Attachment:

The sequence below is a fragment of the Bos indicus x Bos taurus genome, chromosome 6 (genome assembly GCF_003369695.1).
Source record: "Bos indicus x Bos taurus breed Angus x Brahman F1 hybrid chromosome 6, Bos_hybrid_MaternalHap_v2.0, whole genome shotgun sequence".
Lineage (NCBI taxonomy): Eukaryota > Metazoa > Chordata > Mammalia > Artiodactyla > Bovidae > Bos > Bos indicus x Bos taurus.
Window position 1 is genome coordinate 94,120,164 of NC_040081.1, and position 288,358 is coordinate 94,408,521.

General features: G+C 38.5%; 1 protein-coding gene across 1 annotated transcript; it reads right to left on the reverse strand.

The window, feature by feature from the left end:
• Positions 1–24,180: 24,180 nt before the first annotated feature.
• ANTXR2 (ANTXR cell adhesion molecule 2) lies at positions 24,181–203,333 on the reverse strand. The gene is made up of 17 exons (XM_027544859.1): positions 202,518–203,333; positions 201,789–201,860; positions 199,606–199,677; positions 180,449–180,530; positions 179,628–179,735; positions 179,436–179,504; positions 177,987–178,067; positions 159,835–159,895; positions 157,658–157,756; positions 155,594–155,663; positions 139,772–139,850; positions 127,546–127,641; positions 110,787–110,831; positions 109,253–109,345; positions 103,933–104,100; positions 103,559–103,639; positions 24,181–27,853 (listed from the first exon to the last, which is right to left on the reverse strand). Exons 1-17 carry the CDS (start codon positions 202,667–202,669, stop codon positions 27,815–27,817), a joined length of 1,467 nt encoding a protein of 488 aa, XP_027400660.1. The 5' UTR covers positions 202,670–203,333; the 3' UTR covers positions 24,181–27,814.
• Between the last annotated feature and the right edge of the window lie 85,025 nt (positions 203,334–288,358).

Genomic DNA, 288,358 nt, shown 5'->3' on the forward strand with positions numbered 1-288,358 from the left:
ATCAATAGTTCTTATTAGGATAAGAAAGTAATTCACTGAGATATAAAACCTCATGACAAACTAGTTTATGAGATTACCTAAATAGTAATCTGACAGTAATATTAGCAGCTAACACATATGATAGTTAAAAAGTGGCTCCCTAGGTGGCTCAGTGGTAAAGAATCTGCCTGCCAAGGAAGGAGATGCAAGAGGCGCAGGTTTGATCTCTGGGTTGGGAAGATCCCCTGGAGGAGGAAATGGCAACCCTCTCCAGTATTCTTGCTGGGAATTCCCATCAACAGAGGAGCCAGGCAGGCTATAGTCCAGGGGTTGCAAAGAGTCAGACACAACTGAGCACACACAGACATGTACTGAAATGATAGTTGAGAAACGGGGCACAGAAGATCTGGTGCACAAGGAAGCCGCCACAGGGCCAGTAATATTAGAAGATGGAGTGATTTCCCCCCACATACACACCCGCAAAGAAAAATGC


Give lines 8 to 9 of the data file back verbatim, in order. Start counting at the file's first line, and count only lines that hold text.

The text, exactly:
• ANTXR2 (ANTXR cell adhesion molecule 2) lies at positions 24,181–203,333 on the reverse strand. The gene is made up of 17 exons (XM_027544859.1): positions 202,518–203,333; positions 201,789–201,860; positions 199,606–199,677; positions 180,449–180,530; positions 179,628–179,735; positions 179,436–179,504; positions 177,987–178,067; positions 159,835–159,895; positions 157,658–157,756; positions 155,594–155,663; positions 139,772–139,850; positions 127,546–127,641; positions 110,787–110,831; positions 109,253–109,345; positions 103,933–104,100; positions 103,559–103,639; positions 24,181–27,853 (listed from the first exon to the last, which is right to left on the reverse strand). Exons 1-17 carry the CDS (start codon positions 202,667–202,669, stop codon positions 27,815–27,817), a joined length of 1,467 nt encoding a protein of 488 aa, XP_027400660.1. The 5' UTR covers positions 202,670–203,333; the 3' UTR covers positions 24,181–27,814.
• Between the last annotated feature and the right edge of the window lie 85,025 nt (positions 203,334–288,358).